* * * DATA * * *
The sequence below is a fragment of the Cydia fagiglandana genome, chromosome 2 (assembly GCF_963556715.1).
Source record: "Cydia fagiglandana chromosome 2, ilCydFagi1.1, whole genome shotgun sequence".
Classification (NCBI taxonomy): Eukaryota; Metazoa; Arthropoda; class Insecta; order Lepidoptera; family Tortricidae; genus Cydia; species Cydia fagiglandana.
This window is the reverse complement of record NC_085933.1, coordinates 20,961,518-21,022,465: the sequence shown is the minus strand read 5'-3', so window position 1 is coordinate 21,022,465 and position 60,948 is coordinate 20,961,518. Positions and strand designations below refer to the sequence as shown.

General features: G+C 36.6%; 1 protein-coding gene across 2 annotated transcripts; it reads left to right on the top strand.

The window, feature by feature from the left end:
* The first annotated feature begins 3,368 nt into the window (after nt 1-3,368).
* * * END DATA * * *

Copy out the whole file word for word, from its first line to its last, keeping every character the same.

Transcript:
The sequence below is a fragment of the Cydia fagiglandana genome, chromosome 2 (assembly GCF_963556715.1).
Source record: "Cydia fagiglandana chromosome 2, ilCydFagi1.1, whole genome shotgun sequence".
Classification (NCBI taxonomy): Eukaryota; Metazoa; Arthropoda; class Insecta; order Lepidoptera; family Tortricidae; genus Cydia; species Cydia fagiglandana.
This window is the reverse complement of record NC_085933.1, coordinates 20,961,518-21,022,465: the sequence shown is the minus strand read 5'-3', so window position 1 is coordinate 21,022,465 and position 60,948 is coordinate 20,961,518. Positions and strand designations below refer to the sequence as shown.

General features: G+C 36.6%; 1 protein-coding gene across 2 annotated transcripts; it reads left to right on the top strand.

The window, feature by feature from the left end:
* The first annotated feature begins 3,368 nt into the window (after nt 1-3,368).